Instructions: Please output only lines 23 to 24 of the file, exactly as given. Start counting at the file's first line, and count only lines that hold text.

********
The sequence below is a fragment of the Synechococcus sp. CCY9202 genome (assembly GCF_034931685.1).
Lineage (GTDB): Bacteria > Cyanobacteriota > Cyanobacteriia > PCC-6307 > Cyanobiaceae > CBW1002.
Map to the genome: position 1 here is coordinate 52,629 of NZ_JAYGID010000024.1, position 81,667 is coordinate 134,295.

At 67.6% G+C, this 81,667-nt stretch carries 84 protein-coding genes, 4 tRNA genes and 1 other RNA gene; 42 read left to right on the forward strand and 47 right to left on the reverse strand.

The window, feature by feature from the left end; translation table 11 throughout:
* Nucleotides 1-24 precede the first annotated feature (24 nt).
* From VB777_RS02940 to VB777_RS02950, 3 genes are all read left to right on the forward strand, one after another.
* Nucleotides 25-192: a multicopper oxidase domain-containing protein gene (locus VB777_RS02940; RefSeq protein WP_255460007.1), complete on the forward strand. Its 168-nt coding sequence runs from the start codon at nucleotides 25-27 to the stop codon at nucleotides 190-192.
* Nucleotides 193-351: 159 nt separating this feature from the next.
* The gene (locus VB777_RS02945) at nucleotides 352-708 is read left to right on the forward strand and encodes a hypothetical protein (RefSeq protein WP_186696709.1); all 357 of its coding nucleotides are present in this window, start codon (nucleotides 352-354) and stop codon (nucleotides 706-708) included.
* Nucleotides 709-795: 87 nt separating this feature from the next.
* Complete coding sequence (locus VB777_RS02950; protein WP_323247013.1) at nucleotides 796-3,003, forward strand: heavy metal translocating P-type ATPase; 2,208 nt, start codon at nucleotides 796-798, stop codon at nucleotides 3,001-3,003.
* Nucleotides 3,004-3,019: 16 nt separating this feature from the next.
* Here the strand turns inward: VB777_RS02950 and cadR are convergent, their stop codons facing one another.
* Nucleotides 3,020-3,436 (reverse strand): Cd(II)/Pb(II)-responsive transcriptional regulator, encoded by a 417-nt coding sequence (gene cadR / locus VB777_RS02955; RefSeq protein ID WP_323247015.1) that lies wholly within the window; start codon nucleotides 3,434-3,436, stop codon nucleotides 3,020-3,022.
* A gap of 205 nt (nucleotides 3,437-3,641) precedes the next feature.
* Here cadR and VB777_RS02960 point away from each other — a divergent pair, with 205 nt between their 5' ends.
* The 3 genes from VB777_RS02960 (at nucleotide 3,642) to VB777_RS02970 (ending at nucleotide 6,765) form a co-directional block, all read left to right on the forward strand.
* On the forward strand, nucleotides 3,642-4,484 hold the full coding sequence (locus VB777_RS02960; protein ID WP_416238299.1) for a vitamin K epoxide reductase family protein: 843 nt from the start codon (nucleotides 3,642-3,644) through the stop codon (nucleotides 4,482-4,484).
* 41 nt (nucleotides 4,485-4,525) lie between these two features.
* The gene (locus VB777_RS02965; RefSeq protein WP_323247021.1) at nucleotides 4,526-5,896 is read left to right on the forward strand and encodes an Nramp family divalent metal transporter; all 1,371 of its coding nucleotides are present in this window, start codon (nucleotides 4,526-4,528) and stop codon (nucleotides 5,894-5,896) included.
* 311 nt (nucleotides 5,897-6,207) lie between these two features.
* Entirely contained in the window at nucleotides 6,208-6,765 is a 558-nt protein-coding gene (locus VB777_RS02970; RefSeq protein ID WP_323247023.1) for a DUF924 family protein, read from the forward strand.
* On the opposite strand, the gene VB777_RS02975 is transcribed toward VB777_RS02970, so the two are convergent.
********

* Entirely contained in the window at nucleotides 6,208-6,765 is a 558-nt protein-coding gene (locus VB777_RS02970; RefSeq protein ID WP_323247023.1) for a DUF924 family protein, read from the forward strand.
* On the opposite strand, the gene VB777_RS02975 is transcribed toward VB777_RS02970, so the two are convergent.